The Ozark County Chamber o Commerce and the Gainesville Lions Club are co-sponsoring a contest in conjunction with other Ozarks organizations to find the most beautiful and talented young lady in the Ozarks to reign as the first “Sweetheart of the Ozarks for 1964.”   Tennessee Ernie will assist in selecting the Sweetheart of the Ozarks. The new queen will be crowned by Bill Bixby, star of CBS-TV’s Sunday night show, “My Favorite Martian.”

Mrs. Cecilia Howard of the Arno community is entertaining an old friend from Ireland, Mrs. Martha Keenan. The two ladies were roommates while working in an aircraft factory in Coventry, England, during World War II.

Artwork by Gene Holman, son of Mr. and Mrs. Marcus E. Holman, Ava, is included in a Southwest Missouri State College art department showing which will continue through Sept 10.

FOIL and CLARK –– Mr. and Mrs. Jimmie Frye and children, Mr. and Mrs. Newt Delp and children, and Hercel Delp had dinner Sunday with Mr. and Mrs. Lige Degase.

Five men were arrested for fighting in the city at 2:30 on the afternoon of Sunday, July 19, and charges against them made up half of the July docket in the city police court.

Twenty-two members of Douglas County 4-H clubs left at 9:00 Tuesday morning for a four-day camp at Hammond Mill. They joined 4-H groups there from Ozark, Shannon, Oregon and Howell counties.


75 Years Ago

August 17, 1939


Announcement of employment of three new members of Ava High School faculty was made by Superintendent C. W. Parker this week. Miss Colleen Armonstrout of Marion County has been elected to fill the vacancy in the teacher training department, succeeding Ralph Futrell, resigned. Mrs. John Dutton of Springfield will succeed Miss Marlan Klein, resigned, in the vocational home economics department; and O. W. Woods of Springfield has been employed as science teacher, succeeding J.F. Coday.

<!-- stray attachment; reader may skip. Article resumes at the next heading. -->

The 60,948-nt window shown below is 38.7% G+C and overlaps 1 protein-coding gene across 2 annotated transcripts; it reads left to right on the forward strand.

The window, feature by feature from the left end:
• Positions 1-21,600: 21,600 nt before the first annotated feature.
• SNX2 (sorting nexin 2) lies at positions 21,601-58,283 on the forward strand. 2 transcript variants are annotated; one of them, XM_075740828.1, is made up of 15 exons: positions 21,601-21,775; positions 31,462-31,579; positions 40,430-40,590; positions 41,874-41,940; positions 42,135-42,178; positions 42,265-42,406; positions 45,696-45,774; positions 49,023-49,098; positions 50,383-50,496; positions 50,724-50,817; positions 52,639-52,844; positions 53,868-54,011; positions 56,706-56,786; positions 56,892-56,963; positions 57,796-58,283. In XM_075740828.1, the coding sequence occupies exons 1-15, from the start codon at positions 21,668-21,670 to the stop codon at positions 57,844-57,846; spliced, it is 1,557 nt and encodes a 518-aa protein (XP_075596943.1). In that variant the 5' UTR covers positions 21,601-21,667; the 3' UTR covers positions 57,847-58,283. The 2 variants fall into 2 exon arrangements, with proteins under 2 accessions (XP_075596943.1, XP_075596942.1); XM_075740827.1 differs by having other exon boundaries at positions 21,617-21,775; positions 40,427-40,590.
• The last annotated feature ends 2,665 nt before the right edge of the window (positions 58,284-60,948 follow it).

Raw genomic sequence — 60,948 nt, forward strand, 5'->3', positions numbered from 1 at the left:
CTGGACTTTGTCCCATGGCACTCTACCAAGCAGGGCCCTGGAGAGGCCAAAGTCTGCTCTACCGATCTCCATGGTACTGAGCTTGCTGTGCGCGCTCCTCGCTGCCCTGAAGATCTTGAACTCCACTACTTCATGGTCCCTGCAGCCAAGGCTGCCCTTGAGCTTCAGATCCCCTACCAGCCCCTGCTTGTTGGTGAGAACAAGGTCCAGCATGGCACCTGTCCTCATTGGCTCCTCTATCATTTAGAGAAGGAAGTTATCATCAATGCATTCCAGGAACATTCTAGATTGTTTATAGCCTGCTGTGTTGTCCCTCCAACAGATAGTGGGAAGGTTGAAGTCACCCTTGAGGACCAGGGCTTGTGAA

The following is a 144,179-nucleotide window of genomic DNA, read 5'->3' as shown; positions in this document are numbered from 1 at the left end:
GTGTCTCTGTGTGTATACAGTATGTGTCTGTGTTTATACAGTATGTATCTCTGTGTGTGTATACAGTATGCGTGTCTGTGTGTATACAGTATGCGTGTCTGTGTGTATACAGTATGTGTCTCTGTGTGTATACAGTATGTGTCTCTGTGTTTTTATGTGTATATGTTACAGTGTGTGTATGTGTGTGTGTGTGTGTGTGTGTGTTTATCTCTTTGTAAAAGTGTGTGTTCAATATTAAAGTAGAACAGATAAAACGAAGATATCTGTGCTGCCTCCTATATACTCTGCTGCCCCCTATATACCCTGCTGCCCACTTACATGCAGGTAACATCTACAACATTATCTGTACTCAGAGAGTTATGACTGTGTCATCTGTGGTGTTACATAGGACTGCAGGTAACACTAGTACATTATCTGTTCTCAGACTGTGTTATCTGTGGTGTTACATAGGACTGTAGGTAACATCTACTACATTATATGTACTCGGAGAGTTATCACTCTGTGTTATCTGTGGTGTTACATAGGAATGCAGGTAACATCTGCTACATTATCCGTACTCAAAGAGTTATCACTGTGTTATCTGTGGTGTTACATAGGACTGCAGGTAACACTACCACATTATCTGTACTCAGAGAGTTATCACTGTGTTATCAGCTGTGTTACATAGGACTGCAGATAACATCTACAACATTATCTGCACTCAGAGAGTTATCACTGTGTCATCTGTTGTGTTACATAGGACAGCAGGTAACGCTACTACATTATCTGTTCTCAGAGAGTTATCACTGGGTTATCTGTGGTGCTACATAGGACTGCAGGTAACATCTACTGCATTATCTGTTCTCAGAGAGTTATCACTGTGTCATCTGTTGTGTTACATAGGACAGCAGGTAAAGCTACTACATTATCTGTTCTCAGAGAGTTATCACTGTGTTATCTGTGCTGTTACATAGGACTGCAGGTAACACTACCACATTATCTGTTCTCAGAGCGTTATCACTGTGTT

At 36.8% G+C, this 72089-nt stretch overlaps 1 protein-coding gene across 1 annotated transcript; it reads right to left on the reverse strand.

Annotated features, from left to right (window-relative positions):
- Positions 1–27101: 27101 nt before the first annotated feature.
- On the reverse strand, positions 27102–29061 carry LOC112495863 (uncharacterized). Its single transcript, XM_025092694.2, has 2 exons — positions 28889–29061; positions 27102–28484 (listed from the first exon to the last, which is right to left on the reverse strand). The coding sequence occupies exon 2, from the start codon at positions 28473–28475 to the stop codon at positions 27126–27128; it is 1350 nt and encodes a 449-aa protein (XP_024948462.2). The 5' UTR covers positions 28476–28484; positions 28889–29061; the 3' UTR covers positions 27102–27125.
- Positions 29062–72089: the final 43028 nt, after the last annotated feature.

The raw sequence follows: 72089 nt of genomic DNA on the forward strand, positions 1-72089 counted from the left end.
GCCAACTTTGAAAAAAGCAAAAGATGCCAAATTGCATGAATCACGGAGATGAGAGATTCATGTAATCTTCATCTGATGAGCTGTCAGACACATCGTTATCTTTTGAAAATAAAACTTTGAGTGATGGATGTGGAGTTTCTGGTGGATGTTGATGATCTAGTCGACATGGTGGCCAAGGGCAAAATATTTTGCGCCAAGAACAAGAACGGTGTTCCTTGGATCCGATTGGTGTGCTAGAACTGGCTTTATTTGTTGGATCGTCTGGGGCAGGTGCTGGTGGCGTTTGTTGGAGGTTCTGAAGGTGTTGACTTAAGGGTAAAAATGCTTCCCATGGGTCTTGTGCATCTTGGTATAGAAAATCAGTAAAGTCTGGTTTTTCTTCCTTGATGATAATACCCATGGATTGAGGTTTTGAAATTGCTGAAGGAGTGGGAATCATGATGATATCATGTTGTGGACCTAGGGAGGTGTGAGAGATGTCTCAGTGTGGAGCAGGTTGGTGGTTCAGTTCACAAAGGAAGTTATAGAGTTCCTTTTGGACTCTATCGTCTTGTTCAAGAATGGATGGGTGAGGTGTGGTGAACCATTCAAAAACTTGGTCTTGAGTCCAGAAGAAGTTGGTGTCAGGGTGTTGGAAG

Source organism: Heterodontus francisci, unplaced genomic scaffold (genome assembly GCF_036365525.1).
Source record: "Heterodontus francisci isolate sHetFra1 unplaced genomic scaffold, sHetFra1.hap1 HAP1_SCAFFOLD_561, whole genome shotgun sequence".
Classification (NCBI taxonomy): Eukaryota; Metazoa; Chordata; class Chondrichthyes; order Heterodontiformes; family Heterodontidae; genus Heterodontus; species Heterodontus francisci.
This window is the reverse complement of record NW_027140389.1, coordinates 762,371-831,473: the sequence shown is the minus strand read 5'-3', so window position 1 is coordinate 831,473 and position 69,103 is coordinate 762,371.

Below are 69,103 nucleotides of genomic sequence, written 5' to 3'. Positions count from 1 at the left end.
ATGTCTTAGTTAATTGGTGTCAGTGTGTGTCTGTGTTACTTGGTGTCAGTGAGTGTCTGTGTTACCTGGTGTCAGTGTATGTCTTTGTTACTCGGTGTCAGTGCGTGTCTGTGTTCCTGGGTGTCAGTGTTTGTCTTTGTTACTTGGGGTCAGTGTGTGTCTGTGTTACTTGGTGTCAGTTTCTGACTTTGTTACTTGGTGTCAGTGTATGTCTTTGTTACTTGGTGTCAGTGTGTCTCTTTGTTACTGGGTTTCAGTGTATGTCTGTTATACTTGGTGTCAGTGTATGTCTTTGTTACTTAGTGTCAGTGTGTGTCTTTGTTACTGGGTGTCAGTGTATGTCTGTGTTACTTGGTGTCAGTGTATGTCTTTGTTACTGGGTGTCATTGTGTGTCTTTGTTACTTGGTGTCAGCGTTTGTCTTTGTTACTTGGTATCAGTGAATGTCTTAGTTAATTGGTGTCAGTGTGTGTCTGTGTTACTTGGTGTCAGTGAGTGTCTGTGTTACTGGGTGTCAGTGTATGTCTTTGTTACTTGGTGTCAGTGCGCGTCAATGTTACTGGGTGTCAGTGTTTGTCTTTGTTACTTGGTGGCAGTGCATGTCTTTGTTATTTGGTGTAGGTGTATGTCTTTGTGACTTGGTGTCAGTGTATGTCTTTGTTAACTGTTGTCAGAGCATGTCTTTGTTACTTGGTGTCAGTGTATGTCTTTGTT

Two Douglas County constables and two sons of one of them this week were charged with felonious assault on Hobart Barker, Mountain Grove garage owner, who was shot “by mistake” near Gentryville the night of July 23. The constables are Charlie Hicks of Jackson Township and Charlie Homan of Champion Township, Walter Hicks and Jim Hicks, sons of Charlie Hicks, also are named in the charge.

The best fish story of the week is related by an Ava group while on a boating trip on Bryant Creek Sunday. Mr. and Mrs. Bill Brooks and Mr. and Mrs. Russell Meeker and children composed the part and were trying a new motorboat. It was not a fishing party and no one was equipped with fishing tackle of any kind. The story goes that while boating, Mrs. Brooks was dangling her fingertips in the water at the side of the boat. She was startled by the sudden splash of a small mouth black bass as the fish came out of the water near her hand, skimmed along her arm and landed in the boat. The fish was estimated to weigh about a pound.